Soundtracking the Resistance - One Year On

The Anniversary of the Trump Election and a Very Short List of His Accomplishments Since

Nov 10, 2017 Bookmark and Share


We've had a year of a world in which America elected Donald Trump to run the country, so we're talking about the anniversary this week, while also catching up on local elections, gun control, and repression outside Trump's America.

The Big Event

This time last year, a good proportion of America, and many of those watching, were reeling from the unexpected failure to smash glass ceilings. It seemed the hopey change thing now lay with the Republicans, or at least whatever it was Donald J. Trump was offering disaffected voters across the country.

Arguments over electoral college and popular vote margins were beginning to take off, and many on both sides remained in general disbelief, but the one thing that seemed clear back then was that nothing seemed particularly clear. Just what a man as unpredictable as Trump might do in power was anyone's guess. What's hard to tell now is if it's still anyone's guess. There's a pattern to the madness after all.

If Trump's presidency to date is marked by one thing, it's bluster. That's not to say bluster isn't important, because when you are the president, words matter. Anyone and everyone has come in for a bashing on Twitter. Given the aggressive tone of much of his tweeting, there have been calls to ban Trump's account. The social media company would probably fold without him, so there's little chance of that happening.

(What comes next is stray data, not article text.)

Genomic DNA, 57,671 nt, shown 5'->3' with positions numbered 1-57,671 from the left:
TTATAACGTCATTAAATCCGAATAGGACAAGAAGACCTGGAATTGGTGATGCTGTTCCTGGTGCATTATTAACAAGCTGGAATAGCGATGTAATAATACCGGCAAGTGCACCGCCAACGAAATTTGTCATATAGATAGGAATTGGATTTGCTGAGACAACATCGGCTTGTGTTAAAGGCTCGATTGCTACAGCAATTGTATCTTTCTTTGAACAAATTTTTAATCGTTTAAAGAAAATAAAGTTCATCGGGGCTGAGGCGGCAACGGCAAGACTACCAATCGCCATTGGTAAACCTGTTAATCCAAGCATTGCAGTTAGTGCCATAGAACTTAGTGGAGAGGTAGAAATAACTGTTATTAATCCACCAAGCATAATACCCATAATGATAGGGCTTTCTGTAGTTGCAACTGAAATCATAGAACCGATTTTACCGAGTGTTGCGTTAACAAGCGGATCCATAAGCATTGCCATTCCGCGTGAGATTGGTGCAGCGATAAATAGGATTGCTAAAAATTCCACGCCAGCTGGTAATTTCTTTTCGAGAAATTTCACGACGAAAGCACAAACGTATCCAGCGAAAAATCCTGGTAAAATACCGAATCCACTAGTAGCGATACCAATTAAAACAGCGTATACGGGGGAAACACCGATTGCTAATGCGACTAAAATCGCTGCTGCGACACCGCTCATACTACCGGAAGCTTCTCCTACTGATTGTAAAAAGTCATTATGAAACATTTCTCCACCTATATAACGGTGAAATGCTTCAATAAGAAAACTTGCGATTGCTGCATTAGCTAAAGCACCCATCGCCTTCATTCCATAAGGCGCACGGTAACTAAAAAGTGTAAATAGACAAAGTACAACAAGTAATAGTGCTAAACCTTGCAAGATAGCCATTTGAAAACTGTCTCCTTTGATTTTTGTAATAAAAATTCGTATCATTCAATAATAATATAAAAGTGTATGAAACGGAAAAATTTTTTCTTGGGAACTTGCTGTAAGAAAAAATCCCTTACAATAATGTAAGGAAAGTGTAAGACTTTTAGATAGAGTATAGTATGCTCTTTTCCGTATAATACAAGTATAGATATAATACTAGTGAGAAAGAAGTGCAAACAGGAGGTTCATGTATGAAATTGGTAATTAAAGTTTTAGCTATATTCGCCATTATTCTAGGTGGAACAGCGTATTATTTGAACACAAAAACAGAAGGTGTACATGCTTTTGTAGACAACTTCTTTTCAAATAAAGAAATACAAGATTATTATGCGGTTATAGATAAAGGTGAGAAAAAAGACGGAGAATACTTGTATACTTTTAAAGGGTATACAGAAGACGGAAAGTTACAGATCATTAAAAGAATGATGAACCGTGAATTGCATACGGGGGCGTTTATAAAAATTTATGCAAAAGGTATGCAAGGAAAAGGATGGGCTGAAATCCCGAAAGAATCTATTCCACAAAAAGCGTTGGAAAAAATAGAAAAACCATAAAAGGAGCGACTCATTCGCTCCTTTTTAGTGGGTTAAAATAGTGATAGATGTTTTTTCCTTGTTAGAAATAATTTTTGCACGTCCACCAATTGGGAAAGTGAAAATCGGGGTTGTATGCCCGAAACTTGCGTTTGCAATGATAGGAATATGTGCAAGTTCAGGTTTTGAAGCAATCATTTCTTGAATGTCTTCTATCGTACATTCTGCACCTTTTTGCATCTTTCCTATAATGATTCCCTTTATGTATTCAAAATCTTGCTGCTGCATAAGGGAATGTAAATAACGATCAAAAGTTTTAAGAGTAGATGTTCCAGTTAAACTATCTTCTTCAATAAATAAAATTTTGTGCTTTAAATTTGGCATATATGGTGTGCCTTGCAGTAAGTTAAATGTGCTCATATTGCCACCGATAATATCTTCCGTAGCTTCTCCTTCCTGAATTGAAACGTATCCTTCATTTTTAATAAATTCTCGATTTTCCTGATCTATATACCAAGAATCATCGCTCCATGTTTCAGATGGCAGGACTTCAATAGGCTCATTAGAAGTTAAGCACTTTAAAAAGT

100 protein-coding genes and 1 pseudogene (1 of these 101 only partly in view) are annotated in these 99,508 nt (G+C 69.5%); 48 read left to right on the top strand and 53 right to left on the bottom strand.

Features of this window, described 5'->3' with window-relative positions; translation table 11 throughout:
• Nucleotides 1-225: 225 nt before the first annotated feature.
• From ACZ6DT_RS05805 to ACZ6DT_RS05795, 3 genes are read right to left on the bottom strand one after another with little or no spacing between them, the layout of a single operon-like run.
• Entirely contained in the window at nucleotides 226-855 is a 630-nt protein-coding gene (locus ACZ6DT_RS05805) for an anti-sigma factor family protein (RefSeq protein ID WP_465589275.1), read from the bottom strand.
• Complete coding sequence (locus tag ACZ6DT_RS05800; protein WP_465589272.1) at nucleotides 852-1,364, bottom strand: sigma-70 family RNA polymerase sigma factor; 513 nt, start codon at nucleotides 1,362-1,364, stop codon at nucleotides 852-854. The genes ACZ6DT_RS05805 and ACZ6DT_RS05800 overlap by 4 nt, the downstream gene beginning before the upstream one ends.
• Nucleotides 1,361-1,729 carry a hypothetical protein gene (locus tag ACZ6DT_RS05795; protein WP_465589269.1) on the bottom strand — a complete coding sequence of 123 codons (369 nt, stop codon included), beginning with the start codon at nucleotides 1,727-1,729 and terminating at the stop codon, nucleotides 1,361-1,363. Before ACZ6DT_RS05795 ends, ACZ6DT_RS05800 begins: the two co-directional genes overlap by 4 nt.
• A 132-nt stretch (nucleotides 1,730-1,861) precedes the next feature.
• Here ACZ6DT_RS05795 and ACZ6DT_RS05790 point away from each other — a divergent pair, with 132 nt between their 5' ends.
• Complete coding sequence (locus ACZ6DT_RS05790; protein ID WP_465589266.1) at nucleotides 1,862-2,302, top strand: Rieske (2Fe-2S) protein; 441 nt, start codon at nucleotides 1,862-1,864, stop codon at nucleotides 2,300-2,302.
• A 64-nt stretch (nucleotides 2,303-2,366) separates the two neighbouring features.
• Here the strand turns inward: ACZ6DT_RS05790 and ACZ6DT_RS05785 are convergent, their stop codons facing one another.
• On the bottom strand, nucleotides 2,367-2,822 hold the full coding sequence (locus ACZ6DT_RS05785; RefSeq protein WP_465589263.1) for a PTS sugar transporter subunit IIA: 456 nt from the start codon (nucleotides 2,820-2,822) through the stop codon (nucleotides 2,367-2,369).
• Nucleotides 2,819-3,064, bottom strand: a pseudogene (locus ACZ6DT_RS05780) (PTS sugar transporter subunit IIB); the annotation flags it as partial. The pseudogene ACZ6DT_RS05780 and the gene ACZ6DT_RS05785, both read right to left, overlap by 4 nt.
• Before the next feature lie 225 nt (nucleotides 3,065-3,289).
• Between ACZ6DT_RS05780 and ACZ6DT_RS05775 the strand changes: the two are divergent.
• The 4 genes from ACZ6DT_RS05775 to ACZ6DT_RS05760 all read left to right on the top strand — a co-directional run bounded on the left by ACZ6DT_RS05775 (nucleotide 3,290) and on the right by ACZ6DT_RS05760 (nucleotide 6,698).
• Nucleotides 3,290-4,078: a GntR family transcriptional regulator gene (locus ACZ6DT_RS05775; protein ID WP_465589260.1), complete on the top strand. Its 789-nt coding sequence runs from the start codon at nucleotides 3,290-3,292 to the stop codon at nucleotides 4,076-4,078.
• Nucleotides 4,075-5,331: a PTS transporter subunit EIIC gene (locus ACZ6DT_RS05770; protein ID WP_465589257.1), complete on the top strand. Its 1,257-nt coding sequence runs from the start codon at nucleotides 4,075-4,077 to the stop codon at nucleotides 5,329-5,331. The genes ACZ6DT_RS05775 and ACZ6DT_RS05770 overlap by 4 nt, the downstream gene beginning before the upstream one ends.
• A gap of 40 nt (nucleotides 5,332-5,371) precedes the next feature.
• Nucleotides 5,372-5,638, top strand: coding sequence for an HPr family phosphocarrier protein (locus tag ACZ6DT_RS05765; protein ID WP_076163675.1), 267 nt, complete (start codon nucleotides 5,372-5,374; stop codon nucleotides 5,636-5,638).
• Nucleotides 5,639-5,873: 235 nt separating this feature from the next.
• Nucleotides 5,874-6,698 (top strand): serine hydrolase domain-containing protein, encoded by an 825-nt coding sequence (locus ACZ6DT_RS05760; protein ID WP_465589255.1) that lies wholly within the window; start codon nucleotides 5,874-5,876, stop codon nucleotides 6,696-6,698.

Aside from the reality TV show elements of his first year, what has Trump actually done though? There's an unpleasant list that we'll briefly run through, by no means exhaustive in all the awfulness involved. So far the 45th Commander in Chief has withdrawn from trade deals and climate change agreements, proposed bans on transgender Americans serving in the military, stoked nuclear war, belittled allies and snuggled up to enemies (we're looking at you Russia), fired the FBI boss for spurious reasons, attempted to hire a collection of unqualified figures to government positions and then watched many of his hires step down, some mired in scandal, failed to distance himself from white supremacists, picked fights with the London Mayor in the aftermath of terror attacks, had a stab at tearing down the structures of Obamacare, and continued his odd grappling with Gold Star families.

By no means is that complete, but it paints a picture. The achievements column is substantially thinner. Neil Gorsuch has been appointed to the Supreme Court. That's about it really. A large number of new regulations are being held back, and Trump continues to thrash around in an attempt to destroy anything Obama did. Legislative accomplishments don't look so rosy though. Efforts to repeal the Affordable Care Act keep floundering, the immigration ban is held up in courts before it can become anything, and DACA has been attacked with nothing lined up. Tax reform looks like being the big one, and maybe the only one so far, and that hasn't yet passed.

Trump remains a deeply unpopular president, and election results this week suggest the Republican Party might pay a price for chaining itself to him. It means the next year will probably bring more of the same, but unless the administration can start landing some successes soon, diminishing returns are likely to follow. Legislative achievements will become even harder, and the bluster will increase.

And the protests are going to continue. We can be fairly sure on that last part. Our little corner of the world has seen many figures in the music industry rise up in defiance of a president and a collection of values they despise, calling for something better instead. Some of them are established artists like Mavis Staples and Superchunk, featured above, others are new to the game. We've been featuring a selection over the past months, and we'll continue to do so, because it's not going away.